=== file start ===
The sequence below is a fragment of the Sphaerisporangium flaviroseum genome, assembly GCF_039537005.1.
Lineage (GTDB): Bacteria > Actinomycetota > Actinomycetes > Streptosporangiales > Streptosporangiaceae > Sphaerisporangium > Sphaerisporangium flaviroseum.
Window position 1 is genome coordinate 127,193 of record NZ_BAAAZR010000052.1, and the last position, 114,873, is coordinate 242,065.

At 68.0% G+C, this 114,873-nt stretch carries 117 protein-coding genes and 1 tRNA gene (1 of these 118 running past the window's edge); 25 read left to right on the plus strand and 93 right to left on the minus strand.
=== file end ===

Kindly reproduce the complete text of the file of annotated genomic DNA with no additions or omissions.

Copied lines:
The sequence below is a fragment of the Sphaerisporangium flaviroseum genome, assembly GCF_039537005.1.
Lineage (GTDB): Bacteria > Actinomycetota > Actinomycetes > Streptosporangiales > Streptosporangiaceae > Sphaerisporangium > Sphaerisporangium flaviroseum.
Window position 1 is genome coordinate 127,193 of record NZ_BAAAZR010000052.1, and the last position, 114,873, is coordinate 242,065.

At 68.0% G+C, this 114,873-nt stretch carries 117 protein-coding genes and 1 tRNA gene (1 of these 118 running past the window's edge); 25 read left to right on the plus strand and 93 right to left on the minus strand.